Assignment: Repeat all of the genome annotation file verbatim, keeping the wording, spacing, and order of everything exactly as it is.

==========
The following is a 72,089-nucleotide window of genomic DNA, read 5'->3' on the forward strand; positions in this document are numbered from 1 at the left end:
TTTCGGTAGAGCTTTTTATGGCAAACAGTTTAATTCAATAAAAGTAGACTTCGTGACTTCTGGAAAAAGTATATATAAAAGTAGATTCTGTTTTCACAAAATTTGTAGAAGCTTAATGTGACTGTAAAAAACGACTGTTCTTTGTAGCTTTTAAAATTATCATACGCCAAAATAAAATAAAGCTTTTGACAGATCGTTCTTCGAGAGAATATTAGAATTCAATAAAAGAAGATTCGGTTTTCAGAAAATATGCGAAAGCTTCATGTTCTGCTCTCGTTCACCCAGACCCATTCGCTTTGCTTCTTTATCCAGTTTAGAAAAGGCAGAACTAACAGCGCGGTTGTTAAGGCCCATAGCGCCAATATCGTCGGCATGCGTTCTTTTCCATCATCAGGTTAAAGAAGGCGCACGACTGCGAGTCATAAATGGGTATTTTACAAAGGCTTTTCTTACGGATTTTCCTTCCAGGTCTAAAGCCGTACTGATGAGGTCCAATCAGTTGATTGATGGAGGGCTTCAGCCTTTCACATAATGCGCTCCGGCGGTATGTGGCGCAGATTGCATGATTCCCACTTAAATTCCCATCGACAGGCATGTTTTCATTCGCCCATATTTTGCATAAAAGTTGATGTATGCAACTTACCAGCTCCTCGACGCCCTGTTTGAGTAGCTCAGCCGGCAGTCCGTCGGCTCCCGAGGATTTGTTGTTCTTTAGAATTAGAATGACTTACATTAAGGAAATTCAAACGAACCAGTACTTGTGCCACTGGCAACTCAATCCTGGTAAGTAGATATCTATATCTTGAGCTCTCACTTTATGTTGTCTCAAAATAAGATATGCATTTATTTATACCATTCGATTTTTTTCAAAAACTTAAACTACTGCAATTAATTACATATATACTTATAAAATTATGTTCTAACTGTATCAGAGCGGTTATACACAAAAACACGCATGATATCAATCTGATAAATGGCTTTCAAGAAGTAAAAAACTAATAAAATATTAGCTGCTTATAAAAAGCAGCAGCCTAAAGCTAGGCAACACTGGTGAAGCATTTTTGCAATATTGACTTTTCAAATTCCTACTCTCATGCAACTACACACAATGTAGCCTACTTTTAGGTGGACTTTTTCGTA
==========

The following is a 72,089-nucleotide window of genomic DNA, read 5'->3' on the forward strand; positions in this document are numbered from 1 at the left end:
TTTCGGTAGAGCTTTTTATGGCAAACAGTTTAATTCAATAAAAGTAGACTTCGTGACTTCTGGAAAAAGTATATATAAAAGTAGATTCTGTTTTCACAAAATTTGTAGAAGCTTAATGTGACTGTAAAAAACGACTGTTCTTTGTAGCTTTTAAAATTATCATACGCCAAAATAAAATAAAGCTTTTGACAGATCGTTCTTCGAGAGAATATTAGAATTCAATAAAAGAAGATTCGGTTTTCAGAAAATATGCGAAAGCTTCATGTTCTGCTCTCGTTCACCCAGACCCATTCGCTTTGCTTCTTTATCCAGTTTAGAAAAGGCAGAACTAACAGCGCGGTTGTTAAGGCCCATAGCGCCAATATCGTCGGCATGCGTTCTTTTCCATCATCAGGTTAAAGAAGGCGCACGACTGCGAGTCATAAATGGGTATTTTACAAAGGCTTTTCTTACGGATTTTCCTTCCAGGTCTAAAGCCGTACTGATGAGGTCCAATCAGTTGATTGATGGAGGGCTTCAGCCTTTCACATAATGCGCTCCGGCGGTATGTGGCGCAGATTGCATGATTCCCACTTAAATTCCCATCGACAGGCATGTTTTCATTCGCCCATATTTTGCATAAAAGTTGATGTATGCAACTTACCAGCTCCTCGACGCCCTGTTTGAGTAGCTCAGCCGGCAGTCCGTCGGCTCCCGAGGATTTGTTGTTCTTTAGAATTAGAATGACTTACATTAAGGAAATTCAAACGAACCAGTACTTGTGCCACTGGCAACTCAATCCTGGTAAGTAGATATCTATATCTTGAGCTCTCACTTTATGTTGTCTCAAAATAAGATATGCATTTATTTATACCATTCGATTTTTTTCAAAAACTTAAACTACTGCAATTAATTACATATATACTTATAAAATTATGTTCTAACTGTATCAGAGCGGTTATACACAAAAACACGCATGATATCAATCTGATAAATGGCTTTCAAGAAGTAAAAAACTAATAAAATATTAGCTGCTTATAAAAAGCAGCAGCCTAAAGCTAGGCAACACTGGTGAAGCATTTTTGCAATATTGACTTTTCAAATTCCTACTCTCATGCAACTACACACAATGTAGCCTACTTTTAGGTGGACTTTTTCGTA